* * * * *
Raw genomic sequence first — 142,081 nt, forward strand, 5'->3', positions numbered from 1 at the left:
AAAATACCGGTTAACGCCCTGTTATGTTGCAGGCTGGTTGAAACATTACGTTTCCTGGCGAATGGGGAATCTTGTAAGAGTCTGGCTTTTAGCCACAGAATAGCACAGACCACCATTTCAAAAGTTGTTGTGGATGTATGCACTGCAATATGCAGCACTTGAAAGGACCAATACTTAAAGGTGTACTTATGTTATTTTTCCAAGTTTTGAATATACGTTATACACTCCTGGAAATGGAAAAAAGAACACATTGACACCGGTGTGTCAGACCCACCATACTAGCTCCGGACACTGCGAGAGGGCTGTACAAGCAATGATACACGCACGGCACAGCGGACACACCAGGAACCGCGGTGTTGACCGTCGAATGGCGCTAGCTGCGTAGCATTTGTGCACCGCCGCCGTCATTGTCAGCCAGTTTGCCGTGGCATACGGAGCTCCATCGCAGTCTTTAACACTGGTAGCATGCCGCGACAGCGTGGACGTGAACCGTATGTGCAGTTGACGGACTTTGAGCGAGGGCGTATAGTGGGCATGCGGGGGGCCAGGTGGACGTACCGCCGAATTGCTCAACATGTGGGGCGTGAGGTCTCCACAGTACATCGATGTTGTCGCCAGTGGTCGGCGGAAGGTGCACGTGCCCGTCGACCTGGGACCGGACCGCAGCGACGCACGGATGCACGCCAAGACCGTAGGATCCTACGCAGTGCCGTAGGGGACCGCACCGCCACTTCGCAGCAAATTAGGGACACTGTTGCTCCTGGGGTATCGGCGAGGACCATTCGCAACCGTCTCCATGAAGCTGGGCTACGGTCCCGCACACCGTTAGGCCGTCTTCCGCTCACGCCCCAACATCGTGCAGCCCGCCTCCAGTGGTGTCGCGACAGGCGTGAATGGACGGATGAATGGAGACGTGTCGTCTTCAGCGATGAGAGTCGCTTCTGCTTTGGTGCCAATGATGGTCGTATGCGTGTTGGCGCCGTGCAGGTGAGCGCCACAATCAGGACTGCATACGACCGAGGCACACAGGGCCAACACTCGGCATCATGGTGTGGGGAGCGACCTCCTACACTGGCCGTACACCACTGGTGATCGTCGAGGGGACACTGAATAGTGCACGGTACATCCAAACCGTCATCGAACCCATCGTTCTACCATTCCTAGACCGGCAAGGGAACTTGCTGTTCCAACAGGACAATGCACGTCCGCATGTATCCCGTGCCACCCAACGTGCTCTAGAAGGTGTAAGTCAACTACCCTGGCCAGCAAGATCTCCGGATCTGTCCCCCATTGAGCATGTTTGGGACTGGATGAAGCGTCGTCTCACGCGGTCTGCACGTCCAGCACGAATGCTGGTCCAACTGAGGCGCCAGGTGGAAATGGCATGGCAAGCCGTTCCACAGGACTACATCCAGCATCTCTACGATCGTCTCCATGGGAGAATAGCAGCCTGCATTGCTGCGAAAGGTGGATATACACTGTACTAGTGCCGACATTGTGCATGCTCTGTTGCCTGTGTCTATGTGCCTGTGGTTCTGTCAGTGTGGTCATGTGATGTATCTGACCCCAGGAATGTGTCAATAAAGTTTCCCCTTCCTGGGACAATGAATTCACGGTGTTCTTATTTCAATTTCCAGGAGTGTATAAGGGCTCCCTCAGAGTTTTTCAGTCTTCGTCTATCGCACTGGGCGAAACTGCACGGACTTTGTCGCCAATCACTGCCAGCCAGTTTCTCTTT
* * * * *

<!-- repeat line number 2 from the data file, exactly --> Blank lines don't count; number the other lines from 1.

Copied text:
AAAATACCGGTTAACGCCCTGTTATGTTGCAGGCTGGTTGAAACATTACGTTTCCTGGCGAATGGGGAATCTTGTAAGAGTCTGGCTTTTAGCCACAGAATAGCACAGACCACCATTTCAAAAGTTGTTGTGGATGTATGCACTGCAATATGCAGCACTTGAAAGGACCAATACTTAAAGGTGTACTTATGTTATTTTTCCAAGTTTTGAATATACGTTATACACTCCTGGAAATGGAAAAAAGAACACATTGACACCGGTGTGTCAGACCCACCATACTAGCTCCGGACACTGCGAGAGGGCTGTACAAGCAATGATACACGCACGGCACAGCGGACACACCAGGAACCGCGGTGTTGACCGTCGAATGGCGCTAGCTGCGTAGCATTTGTGCACCGCCGCCGTCATTGTCAGCCAGTTTGCCGTGGCATACGGAGCTCCATCGCAGTCTTTAACACTGGTAGCATGCCGCGACAGCGTGGACGTGAACCGTATGTGCAGTTGACGGACTTTGAGCGAGGGCGTATAGTGGGCATGCGGGGGGCCAGGTGGACGTACCGCCGAATTGCTCAACATGTGGGGCGTGAGGTCTCCACAGTACATCGATGTTGTCGCCAGTGGTCGGCGGAAGGTGCACGTGCCCGTCGACCTGGGACCGGACCGCAGCGACGCACGGATGCACGCCAAGACCGTAGGATCCTACGCAGTGCCGTAGGGGACCGCACCGCCACTTCGCAGCAAATTAGGGACACTGTTGCTCCTGGGGTATCGGCGAGGACCATTCGCAACCGTCTCCATGAAGCTGGGCTACGGTCCCGCACACCGTTAGGCCGTCTTCCGCTCACGCCCCAACATCGTGCAGCCCGCCTCCAGTGGTGTCGCGACAGGCGTGAATGGACGGATGAATGGAGACGTGTCGTCTTCAGCGATGAGAGTCGCTTCTGCTTTGGTGCCAATGATGGTCGTATGCGTGTTGGCGCCGTGCAGGTGAGCGCCACAATCAGGACTGCATACGACCGAGGCACACAGGGCCAACACTCGGCATCATGGTGTGGGGAGCGACCTCCTACACTGGCCGTACACCACTGGTGATCGTCGAGGGGACACTGAATAGTGCACGGTACATCCAAACCGTCATCGAACCCATCGTTCTACCATTCCTAGACCGGCAAGGGAACTTGCTGTTCCAACAGGACAATGCACGTCCGCATGTATCCCGTGCCACCCAACGTGCTCTAGAAGGTGTAAGTCAACTACCCTGGCCAGCAAGATCTCCGGATCTGTCCCCCATTGAGCATGTTTGGGACTGGATGAAGCGTCGTCTCACGCGGTCTGCACGTCCAGCACGAATGCTGGTCCAACTGAGGCGCCAGGTGGAAATGGCATGGCAAGCCGTTCCACAGGACTACATCCAGCATCTCTACGATCGTCTCCATGGGAGAATAGCAGCCTGCATTGCTGCGAAAGGTGGATATACACTGTACTAGTGCCGACATTGTGCATGCTCTGTTGCCTGTGTCTATGTGCCTGTGGTTCTGTCAGTGTGGTCATGTGATGTATCTGACCCCAGGAATGTGTCAATAAAGTTTCCCCTTCCTGGGACAATGAATTCACGGTGTTCTTATTTCAATTTCCAGGAGTGTATAAGGGCTCCCTCAGAGTTTTTCAGTCTTCGTCTATCGCACTGGGCGAAACTGCACGGACTTTGTCGCCAATCACTGCCAGCCAGTTTCTCTTT